A fire broke out at the westbound service area on 25 September 1990. A faulty extractor fan was blamed for the blaze, which caused £50,000 worth of damage and caused 100 people to be evacuated.
Concern was caused by the plan to widen the M4 between J12 and J15, which was announced in 1989. The proposal was never progressed in detail, so there was no impact on the service area.
The service area was visited by then-Prime Minister John Major and Jeffrey Archer on the evening of 20 September 1991. Major's choice of meal, chips and chilli con carne, warranted press coverage, as did the fact the Prime Minister queued alongside members of the public.
In the following years, significant rearrangements occurred at both buildings.
The fast food units - now Burger King and KFC - were moved upstairs. These were joined by Food Connection, which became Eat In, and has now been broken up into more takeaway brands, turning the upstairs area into a food court. Chopstix Noodle Bar joined them in June 2017.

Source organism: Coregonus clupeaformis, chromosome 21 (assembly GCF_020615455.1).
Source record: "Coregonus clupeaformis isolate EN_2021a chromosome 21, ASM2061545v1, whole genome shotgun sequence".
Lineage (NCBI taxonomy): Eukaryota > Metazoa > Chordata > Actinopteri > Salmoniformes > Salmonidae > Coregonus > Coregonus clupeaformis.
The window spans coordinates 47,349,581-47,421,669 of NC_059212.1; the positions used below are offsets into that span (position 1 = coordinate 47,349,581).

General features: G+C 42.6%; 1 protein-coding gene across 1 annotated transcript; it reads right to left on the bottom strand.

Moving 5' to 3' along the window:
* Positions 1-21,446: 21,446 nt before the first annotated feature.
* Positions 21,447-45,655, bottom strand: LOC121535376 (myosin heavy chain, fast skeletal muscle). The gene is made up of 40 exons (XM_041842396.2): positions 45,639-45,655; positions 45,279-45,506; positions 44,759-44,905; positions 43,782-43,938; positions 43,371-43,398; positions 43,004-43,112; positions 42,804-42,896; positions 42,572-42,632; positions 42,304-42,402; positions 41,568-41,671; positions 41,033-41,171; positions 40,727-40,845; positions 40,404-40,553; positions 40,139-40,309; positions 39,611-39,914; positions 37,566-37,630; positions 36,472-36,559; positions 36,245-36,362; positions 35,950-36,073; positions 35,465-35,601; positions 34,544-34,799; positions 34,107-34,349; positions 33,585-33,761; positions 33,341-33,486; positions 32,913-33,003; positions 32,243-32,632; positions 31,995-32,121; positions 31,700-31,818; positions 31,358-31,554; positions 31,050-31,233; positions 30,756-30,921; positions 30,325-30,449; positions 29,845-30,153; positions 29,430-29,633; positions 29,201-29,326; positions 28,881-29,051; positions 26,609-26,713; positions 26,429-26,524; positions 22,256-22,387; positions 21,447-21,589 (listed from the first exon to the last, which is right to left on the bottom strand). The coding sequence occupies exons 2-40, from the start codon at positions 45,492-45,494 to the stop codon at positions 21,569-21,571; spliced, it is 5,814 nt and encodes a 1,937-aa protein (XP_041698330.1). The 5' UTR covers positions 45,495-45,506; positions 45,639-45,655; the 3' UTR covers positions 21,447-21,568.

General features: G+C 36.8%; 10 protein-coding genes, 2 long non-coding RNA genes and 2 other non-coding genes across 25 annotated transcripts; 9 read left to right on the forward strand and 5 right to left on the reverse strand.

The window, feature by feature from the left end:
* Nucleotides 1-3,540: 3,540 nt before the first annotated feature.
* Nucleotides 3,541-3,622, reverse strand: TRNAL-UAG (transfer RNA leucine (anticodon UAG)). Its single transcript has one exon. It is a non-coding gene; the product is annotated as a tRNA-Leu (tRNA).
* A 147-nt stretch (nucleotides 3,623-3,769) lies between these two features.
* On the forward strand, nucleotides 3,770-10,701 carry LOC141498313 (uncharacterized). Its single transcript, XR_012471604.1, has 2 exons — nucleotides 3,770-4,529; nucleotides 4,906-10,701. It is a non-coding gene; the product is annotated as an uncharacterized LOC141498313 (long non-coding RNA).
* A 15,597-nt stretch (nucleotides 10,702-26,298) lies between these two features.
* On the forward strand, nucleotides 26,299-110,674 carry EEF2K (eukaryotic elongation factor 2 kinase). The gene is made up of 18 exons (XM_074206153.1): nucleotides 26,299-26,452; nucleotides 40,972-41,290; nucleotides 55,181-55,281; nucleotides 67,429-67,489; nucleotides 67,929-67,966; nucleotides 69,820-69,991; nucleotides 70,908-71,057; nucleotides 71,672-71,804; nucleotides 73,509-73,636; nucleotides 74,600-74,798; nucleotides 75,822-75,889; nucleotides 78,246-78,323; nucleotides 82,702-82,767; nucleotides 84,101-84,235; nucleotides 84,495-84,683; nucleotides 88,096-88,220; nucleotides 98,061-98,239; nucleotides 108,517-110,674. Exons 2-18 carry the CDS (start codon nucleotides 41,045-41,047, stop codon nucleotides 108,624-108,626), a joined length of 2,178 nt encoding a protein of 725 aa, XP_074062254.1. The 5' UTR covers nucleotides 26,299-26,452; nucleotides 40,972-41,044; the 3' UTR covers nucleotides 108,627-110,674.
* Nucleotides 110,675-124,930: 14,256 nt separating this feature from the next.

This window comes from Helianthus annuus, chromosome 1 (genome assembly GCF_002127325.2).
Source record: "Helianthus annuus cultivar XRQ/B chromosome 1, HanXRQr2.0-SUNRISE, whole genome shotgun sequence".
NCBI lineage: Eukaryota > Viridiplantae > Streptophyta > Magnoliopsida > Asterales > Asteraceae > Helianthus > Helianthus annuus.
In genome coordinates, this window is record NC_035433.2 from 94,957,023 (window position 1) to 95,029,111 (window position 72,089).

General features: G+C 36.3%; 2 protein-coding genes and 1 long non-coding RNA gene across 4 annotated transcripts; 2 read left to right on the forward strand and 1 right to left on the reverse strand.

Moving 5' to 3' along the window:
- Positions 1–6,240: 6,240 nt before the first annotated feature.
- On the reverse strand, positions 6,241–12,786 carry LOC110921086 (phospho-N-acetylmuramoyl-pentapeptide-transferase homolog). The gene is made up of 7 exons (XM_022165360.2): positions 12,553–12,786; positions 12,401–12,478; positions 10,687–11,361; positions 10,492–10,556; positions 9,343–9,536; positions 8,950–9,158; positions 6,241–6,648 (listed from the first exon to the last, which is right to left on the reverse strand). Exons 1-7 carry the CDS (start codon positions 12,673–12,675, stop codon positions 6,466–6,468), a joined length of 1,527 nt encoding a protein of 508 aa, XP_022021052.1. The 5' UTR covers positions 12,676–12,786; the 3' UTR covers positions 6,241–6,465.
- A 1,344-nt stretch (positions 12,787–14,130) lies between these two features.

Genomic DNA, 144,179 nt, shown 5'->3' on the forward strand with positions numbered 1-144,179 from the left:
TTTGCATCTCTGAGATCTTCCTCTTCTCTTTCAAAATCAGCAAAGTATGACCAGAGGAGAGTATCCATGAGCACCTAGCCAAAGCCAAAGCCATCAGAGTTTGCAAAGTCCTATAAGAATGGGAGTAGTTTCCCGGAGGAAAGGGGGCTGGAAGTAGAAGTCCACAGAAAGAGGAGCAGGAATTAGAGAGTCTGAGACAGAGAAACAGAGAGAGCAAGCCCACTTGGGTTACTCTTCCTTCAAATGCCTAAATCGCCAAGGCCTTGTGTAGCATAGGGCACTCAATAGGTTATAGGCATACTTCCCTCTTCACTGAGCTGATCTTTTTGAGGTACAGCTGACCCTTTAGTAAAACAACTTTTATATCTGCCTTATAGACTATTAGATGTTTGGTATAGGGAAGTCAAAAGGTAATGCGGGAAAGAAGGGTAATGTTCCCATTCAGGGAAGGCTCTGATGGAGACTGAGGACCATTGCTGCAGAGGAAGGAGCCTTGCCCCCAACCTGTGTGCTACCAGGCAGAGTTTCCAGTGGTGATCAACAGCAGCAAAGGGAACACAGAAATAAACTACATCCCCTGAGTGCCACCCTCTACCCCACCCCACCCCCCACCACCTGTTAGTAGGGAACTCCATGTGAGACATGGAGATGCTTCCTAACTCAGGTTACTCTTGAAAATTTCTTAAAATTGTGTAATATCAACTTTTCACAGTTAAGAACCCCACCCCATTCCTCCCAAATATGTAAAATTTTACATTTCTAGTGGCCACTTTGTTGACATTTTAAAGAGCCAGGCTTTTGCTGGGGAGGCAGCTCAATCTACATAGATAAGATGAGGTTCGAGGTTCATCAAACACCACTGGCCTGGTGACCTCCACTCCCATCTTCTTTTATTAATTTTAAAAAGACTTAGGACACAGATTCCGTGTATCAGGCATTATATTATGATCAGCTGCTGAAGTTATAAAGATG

The old Burger Break became a large Starbucks, with steps down into it revealing that it is part of one of the early extensions. Toilets were moved to the office area at the back, creating more space at the front. Large extensions added new Waitrose shops on each side, with eastbound opening in 2013.
The Little Chefs became Red Hen, and closed shortly after. The westbound side became a training centre while the eastbound side was unchanged and appeared to contain a lot of the original furniture. Since 2012, a Starbucks Drive Thru and Regus Express meeting room have used the buildings. The Regus Express meeting room was later removed in 2020 following the coronavirus lockdown.
On 1 May 2017, Welcome Break took over the petrol stations from BP and changed them to their usual partner, Shell. The refurbishment included the Deli2go offering. Both forecourts underwent refurbishment during April and May 2022, rebranding under Welcome Break fuel in the process.